Minnesota's CRT Ban
Minnesota's disposal ban on electronic products containing a cathode-ray tube (CRT) went into effect on July 1, 2006.
Effective July 1, 2006, a person may not place in mixed
municipal solid waste an electronic product containing a
HIST: 2003 c 128 art 1 s 129; 1Sp2005 c 1 art 2 s 132
CRTs are considered the largest single source of lead in Minnesota's municipal waste, containing 5-8 pounds of lead per unit. Lead makes up approximately 20% of each CRT. The ban will keep toxic lead out of landfills and will increase the amount of materials being recycled.
- In 2003, the Minnesota Legislature passed a law to ban the disposal, as garbage, of electronics containing a CRT.
- In 2005, legislation was passed that delayed implementation of that ban by one year (July 1, 2006). The ban was delayed by one year in order to consider management strategies for waste electronics and address concerns from local government regarding the costs to establish comprehensive electronics recycling programs.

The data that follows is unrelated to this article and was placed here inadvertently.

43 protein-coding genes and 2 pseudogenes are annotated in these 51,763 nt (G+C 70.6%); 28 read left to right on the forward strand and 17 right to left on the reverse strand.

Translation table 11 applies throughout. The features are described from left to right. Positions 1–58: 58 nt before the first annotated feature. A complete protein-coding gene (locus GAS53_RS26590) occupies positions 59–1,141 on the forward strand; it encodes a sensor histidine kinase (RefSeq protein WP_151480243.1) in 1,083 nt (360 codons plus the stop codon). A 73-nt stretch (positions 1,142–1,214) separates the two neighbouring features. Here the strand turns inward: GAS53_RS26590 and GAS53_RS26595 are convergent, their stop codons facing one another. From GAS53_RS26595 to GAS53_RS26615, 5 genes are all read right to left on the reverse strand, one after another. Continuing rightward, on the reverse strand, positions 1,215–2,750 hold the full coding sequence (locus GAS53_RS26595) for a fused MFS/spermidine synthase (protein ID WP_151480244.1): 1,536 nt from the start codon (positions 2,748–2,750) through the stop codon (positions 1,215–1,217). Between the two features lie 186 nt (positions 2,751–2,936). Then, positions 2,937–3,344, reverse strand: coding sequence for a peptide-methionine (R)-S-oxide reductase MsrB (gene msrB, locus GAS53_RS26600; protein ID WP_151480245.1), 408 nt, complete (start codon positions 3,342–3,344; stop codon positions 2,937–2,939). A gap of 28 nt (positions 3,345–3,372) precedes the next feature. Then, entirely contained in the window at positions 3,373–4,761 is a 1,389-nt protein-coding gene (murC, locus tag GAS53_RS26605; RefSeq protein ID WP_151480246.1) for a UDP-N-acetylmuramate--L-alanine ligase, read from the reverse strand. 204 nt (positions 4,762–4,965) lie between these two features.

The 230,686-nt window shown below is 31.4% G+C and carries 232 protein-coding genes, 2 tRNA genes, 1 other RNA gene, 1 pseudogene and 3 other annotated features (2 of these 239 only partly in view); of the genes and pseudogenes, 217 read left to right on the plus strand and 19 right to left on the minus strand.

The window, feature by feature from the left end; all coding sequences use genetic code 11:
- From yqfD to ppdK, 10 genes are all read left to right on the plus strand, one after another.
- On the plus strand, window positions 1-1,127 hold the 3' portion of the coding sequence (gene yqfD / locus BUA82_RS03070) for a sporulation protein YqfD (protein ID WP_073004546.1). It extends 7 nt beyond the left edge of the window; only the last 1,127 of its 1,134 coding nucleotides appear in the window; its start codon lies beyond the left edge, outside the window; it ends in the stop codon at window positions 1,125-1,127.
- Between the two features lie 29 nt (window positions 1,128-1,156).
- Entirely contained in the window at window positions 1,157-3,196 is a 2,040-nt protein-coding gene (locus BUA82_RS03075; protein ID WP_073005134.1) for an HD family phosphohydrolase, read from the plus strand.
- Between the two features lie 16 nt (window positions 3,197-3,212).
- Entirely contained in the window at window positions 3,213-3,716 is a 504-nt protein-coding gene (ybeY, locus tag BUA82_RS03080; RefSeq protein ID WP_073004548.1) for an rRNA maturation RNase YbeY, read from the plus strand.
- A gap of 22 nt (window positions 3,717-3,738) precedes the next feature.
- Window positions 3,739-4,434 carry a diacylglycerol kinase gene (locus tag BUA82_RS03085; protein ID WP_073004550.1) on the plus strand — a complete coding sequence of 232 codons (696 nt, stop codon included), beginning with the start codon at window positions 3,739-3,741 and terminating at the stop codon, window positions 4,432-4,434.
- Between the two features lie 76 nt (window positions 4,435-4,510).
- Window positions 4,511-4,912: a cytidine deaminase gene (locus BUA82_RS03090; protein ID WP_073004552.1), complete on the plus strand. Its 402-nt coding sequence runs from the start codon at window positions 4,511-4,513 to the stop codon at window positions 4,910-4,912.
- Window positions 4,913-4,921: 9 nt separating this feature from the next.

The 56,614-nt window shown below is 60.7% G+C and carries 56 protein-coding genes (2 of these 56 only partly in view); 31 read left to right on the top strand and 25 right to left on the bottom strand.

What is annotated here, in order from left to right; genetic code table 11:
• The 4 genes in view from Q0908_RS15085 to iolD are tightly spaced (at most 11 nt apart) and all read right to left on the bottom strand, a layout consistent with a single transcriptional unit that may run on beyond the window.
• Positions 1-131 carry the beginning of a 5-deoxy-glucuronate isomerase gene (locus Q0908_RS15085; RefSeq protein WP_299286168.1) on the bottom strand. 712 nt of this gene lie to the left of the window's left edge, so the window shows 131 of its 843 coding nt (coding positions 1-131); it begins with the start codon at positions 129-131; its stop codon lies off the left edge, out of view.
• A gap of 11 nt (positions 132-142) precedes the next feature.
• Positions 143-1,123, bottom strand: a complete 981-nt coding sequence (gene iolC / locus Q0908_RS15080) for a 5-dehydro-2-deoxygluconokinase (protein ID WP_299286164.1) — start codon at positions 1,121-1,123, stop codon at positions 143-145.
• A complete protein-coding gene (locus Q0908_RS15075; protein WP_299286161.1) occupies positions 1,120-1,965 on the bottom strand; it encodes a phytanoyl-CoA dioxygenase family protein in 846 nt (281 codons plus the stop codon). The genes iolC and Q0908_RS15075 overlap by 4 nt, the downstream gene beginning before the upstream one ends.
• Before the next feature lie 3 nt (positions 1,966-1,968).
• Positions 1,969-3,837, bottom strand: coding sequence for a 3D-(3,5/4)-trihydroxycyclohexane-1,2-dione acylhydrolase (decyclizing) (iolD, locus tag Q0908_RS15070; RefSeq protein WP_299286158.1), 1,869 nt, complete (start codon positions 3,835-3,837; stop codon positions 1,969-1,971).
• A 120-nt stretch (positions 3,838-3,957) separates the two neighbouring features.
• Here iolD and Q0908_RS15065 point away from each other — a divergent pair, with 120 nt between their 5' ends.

The 2005 legislation also established a Waste Management Task Force to examine potential statewide systems to manage electronic waste among other issues. The task force, to be composed of legislators, will develop findings and recommendations and report to the House and Senate Environment Committees by January 15, 2006.
- July 1, 2006, Minnesota's CRT disposal ban went into effect statewide.
Other states with a CRT ban
California adopted regulations to ensure proper collection and recycling of CRTs. Ban took effect in 2002.
Maine has banned CRTs and CRT-containing devices from disposal at solid waste disposal facilities, effective January 1, 2006.
Massachusetts implemented a ban due to the rapidly increasing share of CRTs being generated as solid waste. Ban took effect in 2000.
New Hampshire will prohibit disposing of video display devices (including CRTs) in solid waste landfills or incinerators after July 1, 2007. This bill also requires the stte Department of Environmental Services to monitor the disposal of electronic waste.
Rhode Island's Electronic Waste Prevention, Reuse and Recycling Act (July 2006) bans electronics (including CRTs) from landfill beginning in July 2008. The law also requires the Department of Environmental Management, in consultation with stakeholders, to “develop a plan for implanting and financing a program that addresses the collection, recycling and reuse of covered electronic products from all covered electronic product generators in the state.”